Food & Drink

Lazy Daisy Oatmeal Cake

250 Country Desserts Cake

Andrea Chesman is a food writer and gardener and the author of several cookbooks, including Recipes from the Root Cellar, Serving Up the Harvest, and The Pickled Pantry. A resident of Vermont, she has been a contributing editor for Vermont Life and Edible Green Mountains.

Fran Raboff is a sculptor and culinary arts instructor who is also the co-author of Recipes from a Kitchen Garden, Virtuous Desserts, and How to Beat Those Cordon Bleus. This recipe for a sweet, easy, and comforting pantry cake comes from their book 250 Treasured Country Desserts.

Lazy Daisy Oatmeal Cake

Serves 6 to 9

Lazy daisy cakes were popularized when a recipe appeared on a Quaker Oats carton in the 1960s. The “lazy” refers to the ease of making both the cake and the frosting. This is a casual cake, a snack cake, something to feed the family when there is no special occasion to justify a special effort.

  • 1¼ cups boiling water
  • 1 cup rolled oats (not quick-cooking)
  • ½ cup (1 stick) butter, at room temperature
  • 1 cup firmly packed light brown sugar
  • 1 teaspoon vanilla extract
  • 2 large eggs, at room temperature
  • 1½ cups unbleached all-purpose flour
  • 1 teaspoon baking soda
  • ¾ teaspoon ground cinnamon
  • ½ teaspoon salt
  • ¼ teaspoon freshly grated nutmeg

Lazy Daisy Frosting

  • 4 tablespoons butter, melted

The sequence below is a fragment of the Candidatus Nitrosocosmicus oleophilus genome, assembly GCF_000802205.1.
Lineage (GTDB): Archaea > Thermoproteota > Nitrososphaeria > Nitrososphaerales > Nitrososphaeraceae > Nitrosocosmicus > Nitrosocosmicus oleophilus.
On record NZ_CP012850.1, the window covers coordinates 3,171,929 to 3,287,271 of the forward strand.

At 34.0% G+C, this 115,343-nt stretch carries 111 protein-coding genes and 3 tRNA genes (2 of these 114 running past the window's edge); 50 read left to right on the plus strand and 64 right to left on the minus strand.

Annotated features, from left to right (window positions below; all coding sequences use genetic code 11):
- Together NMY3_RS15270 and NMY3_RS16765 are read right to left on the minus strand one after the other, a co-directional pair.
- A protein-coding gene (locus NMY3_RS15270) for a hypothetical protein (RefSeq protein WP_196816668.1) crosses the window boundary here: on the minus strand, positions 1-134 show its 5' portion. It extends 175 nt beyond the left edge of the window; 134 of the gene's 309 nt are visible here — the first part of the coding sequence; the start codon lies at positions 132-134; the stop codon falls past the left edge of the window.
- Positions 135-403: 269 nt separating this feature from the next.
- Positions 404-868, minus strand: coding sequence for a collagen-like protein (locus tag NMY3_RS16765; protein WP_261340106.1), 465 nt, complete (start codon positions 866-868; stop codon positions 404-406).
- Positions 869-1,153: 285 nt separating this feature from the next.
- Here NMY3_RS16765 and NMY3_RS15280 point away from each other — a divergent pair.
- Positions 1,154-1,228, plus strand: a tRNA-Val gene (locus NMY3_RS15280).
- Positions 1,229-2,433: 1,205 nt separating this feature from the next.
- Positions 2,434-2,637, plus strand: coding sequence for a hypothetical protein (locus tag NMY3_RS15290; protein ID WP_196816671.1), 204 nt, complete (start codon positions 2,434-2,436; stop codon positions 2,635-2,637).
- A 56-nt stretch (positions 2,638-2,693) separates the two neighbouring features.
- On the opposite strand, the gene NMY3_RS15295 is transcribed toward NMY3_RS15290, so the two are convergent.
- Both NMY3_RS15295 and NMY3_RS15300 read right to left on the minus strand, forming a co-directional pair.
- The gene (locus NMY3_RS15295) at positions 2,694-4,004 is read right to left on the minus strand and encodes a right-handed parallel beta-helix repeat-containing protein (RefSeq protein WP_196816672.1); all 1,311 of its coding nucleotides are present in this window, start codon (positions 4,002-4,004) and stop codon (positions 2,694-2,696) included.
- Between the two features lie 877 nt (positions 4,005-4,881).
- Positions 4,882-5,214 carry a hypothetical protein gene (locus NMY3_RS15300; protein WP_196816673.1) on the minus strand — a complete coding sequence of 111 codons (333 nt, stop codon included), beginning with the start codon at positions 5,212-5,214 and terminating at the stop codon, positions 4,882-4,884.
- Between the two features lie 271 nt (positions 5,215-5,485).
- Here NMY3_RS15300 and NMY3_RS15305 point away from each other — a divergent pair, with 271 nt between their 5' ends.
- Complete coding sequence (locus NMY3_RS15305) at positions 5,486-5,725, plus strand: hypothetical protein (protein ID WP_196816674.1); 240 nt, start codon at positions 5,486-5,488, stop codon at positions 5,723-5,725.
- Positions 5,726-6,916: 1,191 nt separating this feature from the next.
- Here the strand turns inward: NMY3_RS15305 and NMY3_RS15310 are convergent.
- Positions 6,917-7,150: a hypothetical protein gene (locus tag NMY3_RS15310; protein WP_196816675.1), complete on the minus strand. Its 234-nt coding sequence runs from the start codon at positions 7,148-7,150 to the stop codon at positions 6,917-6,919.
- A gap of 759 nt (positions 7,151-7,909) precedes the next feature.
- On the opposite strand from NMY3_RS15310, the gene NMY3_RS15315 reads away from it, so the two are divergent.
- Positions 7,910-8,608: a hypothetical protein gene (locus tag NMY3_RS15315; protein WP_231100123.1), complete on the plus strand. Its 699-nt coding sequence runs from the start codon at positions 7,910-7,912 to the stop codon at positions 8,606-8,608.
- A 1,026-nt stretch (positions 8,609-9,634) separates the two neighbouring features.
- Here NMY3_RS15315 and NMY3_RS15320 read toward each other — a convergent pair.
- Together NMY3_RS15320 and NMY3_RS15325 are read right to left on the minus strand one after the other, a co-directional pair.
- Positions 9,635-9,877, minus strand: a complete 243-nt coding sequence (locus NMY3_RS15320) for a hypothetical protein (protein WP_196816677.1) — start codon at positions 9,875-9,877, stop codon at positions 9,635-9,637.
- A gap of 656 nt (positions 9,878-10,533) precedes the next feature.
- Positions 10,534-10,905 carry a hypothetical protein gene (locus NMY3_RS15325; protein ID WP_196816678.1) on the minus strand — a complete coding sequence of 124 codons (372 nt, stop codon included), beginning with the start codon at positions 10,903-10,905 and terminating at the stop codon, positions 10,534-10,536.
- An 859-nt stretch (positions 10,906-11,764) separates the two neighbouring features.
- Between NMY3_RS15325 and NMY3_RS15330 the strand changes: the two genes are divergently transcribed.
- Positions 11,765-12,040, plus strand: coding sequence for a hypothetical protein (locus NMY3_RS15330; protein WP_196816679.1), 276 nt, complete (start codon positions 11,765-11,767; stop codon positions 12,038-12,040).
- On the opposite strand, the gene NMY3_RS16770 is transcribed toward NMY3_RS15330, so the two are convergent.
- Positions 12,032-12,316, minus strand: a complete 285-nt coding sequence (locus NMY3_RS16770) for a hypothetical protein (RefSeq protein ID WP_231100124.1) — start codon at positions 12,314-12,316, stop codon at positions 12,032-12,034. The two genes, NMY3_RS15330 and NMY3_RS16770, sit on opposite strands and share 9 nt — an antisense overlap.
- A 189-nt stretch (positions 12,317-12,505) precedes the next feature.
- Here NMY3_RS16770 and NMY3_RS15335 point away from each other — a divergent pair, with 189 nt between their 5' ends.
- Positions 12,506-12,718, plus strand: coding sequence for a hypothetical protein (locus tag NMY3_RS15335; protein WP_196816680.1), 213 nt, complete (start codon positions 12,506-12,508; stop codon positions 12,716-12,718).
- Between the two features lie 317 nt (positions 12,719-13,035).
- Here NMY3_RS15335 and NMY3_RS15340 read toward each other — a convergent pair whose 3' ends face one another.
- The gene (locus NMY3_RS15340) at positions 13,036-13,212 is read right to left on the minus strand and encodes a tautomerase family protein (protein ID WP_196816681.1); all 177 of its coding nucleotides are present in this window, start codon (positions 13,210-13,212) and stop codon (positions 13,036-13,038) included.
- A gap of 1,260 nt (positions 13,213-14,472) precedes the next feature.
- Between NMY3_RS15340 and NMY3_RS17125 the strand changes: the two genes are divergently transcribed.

• ½ cup firmly packed light brown sugar
  • 3 tablespoons cream or half-and-half
  • ¾ cup lightly packed, sweetened flaked coconut
  • ½ cup chopped pecans

1. Pour boiling water over the oats in a large bowl and stir to combine. Cover and let stand for 20 minutes.

2. Preheat the oven to 350°F. Grease and fl our a 9-inch square baking pan.

3. Beat the butter in a large bowl until creamy. Gradually add the brown sugar, beating until fluff y. Stir in the vanilla. Add the eggs, one at a time, beating well after each addition. Add the oat mixture and blend well.

4. In another bowl, mix together the fl our, baking soda, cinnamon, salt, and nutmeg. Add to the butter mixture and blend well. Spoon the batter into the prepared baking pan.

5. Bake the cake for 50 to 55 minutes, until the cake starts to pull away from the sides of the pan.

6. While the cake is baking, prepare the frosting. Combine the melted butter, brown sugar, cream, coconut, and pecans in a medium bowl. Mix well.

7. When the cake is done, transfer it to a rack, but do not remove the cake from the pan. Let stand for 5 minutes, while you preheat the broiler. Spread the frosting on top of the warm cake by dropping teaspoons of the frosting on the cake and
spreading with the back of the spoon.

8. Place the cake 3 inches from the heat source and broil until the frosting becomes light brown and bubbly. Watch carefully because the topping browns very quickly. Serve warm or cold.



Harvest-celebrating pies and cobblers. Puddings, breads, and pull-out-all-the-stops cakes. These are the sweet, simple, and timeless country desserts  your family will request again and again.

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